CONSTRUCTION METHODS AND MATERIALS:
As a general rule, the term heavy construction refers
to the type of construction in which large bulks of
materials and extra-heavy structural members are used,
such as steel, timber, concrete, or a combination of these
materials. In the Naval Construction Force, heavy
construction includes the construction of bridges,
waterfront structures, and steel flame structures.
The Seabees construction functions, in support of
the Navys and Marine Corps operating forces, might
include the design and construction of these various
structures or their rehabilitation; therefore, you, as an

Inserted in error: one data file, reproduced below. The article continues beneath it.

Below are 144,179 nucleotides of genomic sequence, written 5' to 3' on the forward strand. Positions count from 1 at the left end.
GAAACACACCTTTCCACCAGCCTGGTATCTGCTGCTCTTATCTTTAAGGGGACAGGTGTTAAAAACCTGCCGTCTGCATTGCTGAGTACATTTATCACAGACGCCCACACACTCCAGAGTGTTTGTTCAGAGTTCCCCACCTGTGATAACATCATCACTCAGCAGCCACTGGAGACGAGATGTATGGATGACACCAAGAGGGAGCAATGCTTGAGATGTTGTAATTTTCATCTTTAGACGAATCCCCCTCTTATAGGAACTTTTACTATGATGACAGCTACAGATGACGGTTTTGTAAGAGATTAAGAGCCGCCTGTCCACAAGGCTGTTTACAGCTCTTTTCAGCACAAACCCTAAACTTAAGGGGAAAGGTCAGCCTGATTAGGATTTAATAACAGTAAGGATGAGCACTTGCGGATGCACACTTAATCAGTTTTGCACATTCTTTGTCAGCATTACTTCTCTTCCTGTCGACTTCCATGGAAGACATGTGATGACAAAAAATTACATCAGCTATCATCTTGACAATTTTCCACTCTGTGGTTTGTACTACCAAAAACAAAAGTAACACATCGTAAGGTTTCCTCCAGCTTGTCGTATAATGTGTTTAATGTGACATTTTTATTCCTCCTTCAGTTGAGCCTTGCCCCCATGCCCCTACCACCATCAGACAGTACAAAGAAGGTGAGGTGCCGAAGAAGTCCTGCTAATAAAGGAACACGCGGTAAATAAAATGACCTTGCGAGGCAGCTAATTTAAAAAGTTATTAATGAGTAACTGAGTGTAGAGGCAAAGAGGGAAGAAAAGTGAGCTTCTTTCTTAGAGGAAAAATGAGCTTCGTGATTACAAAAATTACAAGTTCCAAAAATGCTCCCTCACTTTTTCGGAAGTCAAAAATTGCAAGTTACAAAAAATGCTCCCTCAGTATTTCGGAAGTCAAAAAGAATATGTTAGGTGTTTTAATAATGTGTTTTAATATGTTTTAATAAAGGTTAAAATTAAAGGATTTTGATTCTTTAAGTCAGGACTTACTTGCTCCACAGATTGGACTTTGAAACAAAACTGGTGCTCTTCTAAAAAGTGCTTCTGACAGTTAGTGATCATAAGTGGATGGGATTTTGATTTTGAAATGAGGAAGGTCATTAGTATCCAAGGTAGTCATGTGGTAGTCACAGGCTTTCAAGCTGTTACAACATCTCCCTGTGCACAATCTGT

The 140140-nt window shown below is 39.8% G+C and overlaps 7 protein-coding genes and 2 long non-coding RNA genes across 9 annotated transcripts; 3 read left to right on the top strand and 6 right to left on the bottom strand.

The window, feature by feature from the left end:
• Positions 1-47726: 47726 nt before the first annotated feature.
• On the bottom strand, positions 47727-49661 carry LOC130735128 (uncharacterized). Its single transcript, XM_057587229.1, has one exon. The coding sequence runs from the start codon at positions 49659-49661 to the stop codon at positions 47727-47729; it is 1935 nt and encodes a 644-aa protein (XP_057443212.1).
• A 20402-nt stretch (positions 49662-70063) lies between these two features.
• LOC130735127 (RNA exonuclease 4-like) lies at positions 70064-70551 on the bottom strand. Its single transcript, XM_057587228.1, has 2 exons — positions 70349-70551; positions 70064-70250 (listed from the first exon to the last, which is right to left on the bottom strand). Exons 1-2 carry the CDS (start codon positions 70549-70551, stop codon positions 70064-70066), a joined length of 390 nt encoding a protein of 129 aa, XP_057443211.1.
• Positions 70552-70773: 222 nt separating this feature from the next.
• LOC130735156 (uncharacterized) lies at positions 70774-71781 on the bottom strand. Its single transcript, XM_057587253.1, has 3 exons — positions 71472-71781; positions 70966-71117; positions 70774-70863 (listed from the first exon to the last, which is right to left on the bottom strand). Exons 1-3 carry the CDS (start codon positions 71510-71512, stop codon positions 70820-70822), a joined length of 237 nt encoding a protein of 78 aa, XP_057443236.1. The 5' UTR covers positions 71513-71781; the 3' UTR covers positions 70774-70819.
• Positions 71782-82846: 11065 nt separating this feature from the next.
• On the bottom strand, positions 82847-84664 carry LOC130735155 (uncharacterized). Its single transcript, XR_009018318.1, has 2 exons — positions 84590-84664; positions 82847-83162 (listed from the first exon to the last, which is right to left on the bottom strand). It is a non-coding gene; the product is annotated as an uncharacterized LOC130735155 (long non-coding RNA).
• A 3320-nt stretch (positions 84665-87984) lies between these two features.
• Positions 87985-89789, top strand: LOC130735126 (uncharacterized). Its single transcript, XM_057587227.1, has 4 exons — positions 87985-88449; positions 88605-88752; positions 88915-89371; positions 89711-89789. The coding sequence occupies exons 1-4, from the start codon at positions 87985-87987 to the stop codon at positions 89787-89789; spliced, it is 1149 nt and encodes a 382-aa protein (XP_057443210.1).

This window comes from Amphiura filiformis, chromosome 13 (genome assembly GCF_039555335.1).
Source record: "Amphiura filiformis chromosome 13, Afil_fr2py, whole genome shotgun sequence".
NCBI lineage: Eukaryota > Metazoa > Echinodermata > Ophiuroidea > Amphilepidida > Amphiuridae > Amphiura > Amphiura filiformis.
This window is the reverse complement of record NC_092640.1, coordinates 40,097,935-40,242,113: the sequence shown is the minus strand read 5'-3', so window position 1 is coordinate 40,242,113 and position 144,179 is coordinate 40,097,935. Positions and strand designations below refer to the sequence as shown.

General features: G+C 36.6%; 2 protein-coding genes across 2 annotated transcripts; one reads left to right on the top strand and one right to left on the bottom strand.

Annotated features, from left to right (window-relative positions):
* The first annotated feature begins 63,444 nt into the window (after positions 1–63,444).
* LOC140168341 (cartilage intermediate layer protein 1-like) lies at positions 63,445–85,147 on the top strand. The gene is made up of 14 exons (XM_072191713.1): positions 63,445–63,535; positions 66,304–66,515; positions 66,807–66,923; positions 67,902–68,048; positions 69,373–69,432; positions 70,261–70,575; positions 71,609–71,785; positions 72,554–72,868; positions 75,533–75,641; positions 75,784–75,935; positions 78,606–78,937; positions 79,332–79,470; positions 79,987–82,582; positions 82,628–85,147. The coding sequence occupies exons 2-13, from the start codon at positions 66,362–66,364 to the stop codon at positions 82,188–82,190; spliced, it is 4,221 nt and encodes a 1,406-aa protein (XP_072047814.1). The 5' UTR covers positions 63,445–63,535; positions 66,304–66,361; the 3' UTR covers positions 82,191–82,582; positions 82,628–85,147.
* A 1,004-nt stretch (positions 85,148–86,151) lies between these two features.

EA, should understand the terminology, the basic
principles, and the methodology used in the construction
of these facilities. Your knowledge of the methods and
materials used in heavy construction will greatly assist
you in the preparation of engineering drawings
(original, modified, or as-built).
This chapter will discuss basic heavy construction
methods and materials.
A bridge is a structure used to carry traffic over a
depression or an obstacle, and it generally consists of
two principal parts: the lower part, or substructure; and
the upper part, or superstructure. When a bridge is
supported only at its two end supports, or abutments, it
is called a single-span bridge. A bridge that has one or
more intermediate supports, such as the one shown in
figure 1-1, is known as a multispan bridge. Although
bridges may be either fixed or floating, only fixed
bridges will be discussed in this training manual
(TRAMAN). The following is a discussion of the
components of a fixed bridge.
Figure 1-1.A multispan (trestle-bent) bridge.